Diana Britton | Mar 11, 2017
In a field assistance bulletin posted Friday night, the Department of Labor announced a temporary enforcement policy meant to avoid confusion over a proposal to delay its fiduciary rule.
On March 2, the DOL proposed a rule that would delay the fiduciary rule implementation date (April 10) by 60 days. That will give the agency time to collect and consider information related to issues raised in President Donald Trump’s memorandum on the rule. The public has until March 17 to comment on the proposal, and, if passed, the 60 day-delay would begin on the publication date of a final rule. But April 10 is fast-approaching, and it’s unknown whether the department will finalize the delay by then.
“Although the Department intends to issue a decision on the March 2 proposal in advance of the April 10 applicability date, financial services institutions have expressed concern about investor confusion and other marketplace disruption based on uncertainty about whether a final rule implementing any delay will be published before April 10, whether there may be a ‘gap’ period during which the fiduciary duty rule becomes applicable before a delay is published after April 10, or whether the Department may decide either before or after April 10 not to issue a delay based on its evaluation of the public comments,” writes John J. Canary director of regulations and interpretations, in the bulletin.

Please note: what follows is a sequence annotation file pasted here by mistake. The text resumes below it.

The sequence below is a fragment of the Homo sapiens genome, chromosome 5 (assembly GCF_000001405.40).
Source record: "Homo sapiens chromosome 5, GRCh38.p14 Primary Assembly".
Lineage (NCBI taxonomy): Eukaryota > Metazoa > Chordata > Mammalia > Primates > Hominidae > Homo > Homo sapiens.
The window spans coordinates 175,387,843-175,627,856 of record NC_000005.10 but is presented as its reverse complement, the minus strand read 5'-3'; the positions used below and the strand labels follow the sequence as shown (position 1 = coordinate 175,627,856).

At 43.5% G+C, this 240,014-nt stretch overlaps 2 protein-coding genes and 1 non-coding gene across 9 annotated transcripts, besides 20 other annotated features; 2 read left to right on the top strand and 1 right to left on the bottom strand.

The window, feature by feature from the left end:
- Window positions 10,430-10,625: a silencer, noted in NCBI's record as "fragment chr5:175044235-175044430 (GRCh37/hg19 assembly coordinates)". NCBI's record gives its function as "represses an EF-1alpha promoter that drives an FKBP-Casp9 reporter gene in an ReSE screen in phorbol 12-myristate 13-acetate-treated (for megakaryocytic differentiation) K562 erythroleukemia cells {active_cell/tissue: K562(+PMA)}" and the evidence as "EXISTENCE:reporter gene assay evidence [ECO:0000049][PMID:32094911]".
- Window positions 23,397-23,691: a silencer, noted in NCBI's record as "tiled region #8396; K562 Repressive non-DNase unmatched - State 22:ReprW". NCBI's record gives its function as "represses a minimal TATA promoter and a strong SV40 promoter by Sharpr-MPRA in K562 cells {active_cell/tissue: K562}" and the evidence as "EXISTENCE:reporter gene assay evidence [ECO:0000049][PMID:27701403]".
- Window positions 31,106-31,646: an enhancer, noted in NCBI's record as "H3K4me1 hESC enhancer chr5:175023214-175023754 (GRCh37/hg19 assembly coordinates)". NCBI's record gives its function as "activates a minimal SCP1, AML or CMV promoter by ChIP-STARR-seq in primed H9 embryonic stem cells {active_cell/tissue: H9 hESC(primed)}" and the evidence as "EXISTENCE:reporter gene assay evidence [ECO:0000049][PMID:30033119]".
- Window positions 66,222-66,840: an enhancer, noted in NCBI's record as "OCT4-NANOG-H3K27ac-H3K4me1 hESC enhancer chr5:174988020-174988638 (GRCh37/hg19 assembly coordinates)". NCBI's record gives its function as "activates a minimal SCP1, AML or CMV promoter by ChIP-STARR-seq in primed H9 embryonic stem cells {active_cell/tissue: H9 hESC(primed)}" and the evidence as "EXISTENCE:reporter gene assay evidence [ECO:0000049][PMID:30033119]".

In the first part of the temporary policy, the department says that even if April 10 comes around and a delay hasn’t been finalized, they will not pursue enforcement actions against advisers or financial institutions who fail to satisfy the conditions of the rule or prohibited transaction exemptions. If an adviser fails to provide a client with a disclosure document, for example, they won’t be subject to disciplinary action.
In the second part of the temporary policy, if the DOL decides not to issue a delay and it is past April 10, the department will not pursue enforcement action for violations of the rule “within a reasonable period after the publication of a decision not to delay the April 10 applicability date.”
And if the department makes a decision on proposed delay and that causes more confusion, the agency will consider additional temporary relief, the bulletin said.
John Canary continued, “It has been the Department’s longstanding commitment to provide compliance assistance to employers, plan sponsors, plan fiduciaries, employee benefit plan officials, and financial services and other service providers so that the fiduciary duty rule and exemptions are implemented in an efficient and effective manner."